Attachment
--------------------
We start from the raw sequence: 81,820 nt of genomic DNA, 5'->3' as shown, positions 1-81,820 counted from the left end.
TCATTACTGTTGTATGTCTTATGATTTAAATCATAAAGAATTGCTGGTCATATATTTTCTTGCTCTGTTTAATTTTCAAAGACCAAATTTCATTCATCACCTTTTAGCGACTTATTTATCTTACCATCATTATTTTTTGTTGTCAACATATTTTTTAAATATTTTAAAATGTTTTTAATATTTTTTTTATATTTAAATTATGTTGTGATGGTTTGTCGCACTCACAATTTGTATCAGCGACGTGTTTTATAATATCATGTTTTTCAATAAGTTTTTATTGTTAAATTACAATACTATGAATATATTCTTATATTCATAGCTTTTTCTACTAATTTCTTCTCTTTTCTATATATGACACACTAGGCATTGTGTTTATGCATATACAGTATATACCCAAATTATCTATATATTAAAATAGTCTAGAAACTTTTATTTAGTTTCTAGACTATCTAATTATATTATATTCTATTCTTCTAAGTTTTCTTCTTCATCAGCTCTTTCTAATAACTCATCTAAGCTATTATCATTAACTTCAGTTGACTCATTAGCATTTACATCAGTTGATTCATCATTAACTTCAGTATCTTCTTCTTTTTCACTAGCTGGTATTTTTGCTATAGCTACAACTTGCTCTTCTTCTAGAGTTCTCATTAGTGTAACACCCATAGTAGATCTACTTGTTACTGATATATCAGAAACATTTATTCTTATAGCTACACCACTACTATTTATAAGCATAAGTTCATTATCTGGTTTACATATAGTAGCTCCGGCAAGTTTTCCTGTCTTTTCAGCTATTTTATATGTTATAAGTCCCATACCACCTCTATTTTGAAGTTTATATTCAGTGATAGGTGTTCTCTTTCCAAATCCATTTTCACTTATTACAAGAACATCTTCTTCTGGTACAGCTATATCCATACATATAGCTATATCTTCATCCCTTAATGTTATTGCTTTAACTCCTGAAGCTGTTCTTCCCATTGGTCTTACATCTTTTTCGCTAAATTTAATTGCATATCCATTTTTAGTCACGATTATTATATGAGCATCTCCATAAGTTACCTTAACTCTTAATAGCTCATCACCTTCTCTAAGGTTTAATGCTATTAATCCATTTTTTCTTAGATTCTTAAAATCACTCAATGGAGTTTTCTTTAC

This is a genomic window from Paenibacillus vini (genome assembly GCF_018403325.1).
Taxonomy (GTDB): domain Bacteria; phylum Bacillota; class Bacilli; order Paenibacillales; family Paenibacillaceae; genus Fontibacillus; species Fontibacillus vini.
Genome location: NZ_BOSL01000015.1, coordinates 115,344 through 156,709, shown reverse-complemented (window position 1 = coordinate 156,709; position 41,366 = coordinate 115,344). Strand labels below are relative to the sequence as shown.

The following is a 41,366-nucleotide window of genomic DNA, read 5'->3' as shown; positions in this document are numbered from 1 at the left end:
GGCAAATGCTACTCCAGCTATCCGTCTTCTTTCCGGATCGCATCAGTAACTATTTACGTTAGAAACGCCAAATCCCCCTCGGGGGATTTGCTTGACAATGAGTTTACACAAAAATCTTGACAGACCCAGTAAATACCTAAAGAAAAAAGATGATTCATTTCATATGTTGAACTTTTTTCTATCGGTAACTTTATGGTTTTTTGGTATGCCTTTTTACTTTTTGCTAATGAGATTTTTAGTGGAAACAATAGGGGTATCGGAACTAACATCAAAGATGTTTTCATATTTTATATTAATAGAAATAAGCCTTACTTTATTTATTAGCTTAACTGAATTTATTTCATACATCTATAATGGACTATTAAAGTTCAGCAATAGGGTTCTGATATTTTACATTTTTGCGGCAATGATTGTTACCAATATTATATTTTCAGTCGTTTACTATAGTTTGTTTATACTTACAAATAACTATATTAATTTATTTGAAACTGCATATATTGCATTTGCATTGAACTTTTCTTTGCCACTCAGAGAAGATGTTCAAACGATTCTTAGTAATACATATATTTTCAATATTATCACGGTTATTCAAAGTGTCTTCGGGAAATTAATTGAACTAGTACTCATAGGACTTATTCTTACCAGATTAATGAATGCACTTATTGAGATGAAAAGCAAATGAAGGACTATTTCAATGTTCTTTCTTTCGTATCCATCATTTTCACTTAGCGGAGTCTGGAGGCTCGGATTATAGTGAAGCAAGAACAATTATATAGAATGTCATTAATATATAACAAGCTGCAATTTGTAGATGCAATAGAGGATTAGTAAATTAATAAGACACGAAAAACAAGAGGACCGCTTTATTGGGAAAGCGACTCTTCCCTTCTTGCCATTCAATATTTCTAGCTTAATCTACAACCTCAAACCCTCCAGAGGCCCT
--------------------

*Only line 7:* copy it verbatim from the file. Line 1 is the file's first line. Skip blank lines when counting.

GGCAAATGCTACTCCAGCTATCCGTCTTCTTTCCGGATCGCATCAGTAACTATTTACGTTAGAAACGCCAAATCCCCCTCGGGGGATTTGCTTGACAATGAGTTTACACAAAAATCTTGACAGACCCAGTAAATACCTAAAGAAAAAAGATGATTCATTTCATATGTTGAACTTTTTTCTATCGGTAACTTTATGGTTTTTTGGTATGCCTTTTTACTTTTTGCTAATGAGATTTTTAGTGGAAACAATAGGGGTATCGGAACTAACATCAAAGATGTTTTCATATTTTATATTAATAGAAATAAGCCTTACTTTATTTATTAGCTTAACTGAATTTATTTCATACATCTATAATGGACTATTAAAGTTCAGCAATAGGGTTCTGATATTTTACATTTTTGCGGCAATGATTGTTACCAATATTATATTTTCAGTCGTTTACTATAGTTTGTTTATACTTACAAATAACTATATTAATTTATTTGAAACTGCATATATTGCATTTGCATTGAACTTTTCTTTGCCACTCAGAGAAGATGTTCAAACGATTCTTAGTAATACATATATTTTCAATATTATCACGGTTATTCAAAGTGTCTTCGGGAAATTAATTGAACTAGTACTCATAGGACTTATTCTTACCAGATTAATGAATGCACTTATTGAGATGAAAAGCAAATGAAGGACTATTTCAATGTTCTTTCTTTCGTATCCATCATTTTCACTTAGCGGAGTCTGGAGGCTCGGATTATAGTGAAGCAAGAACAATTATATAGAATGTCATTAATATATAACAAGCTGCAATTTGTAGATGCAATAGAGGATTAGTAAATTAATAAGACACGAAAAACAAGAGGACCGCTTTATTGGGAAAGCGACTCTTCCCTTCTTGCCATTCAATATTTCTAGCTTAATCTACAACCTCAAACCCTCCAGAGGCCCT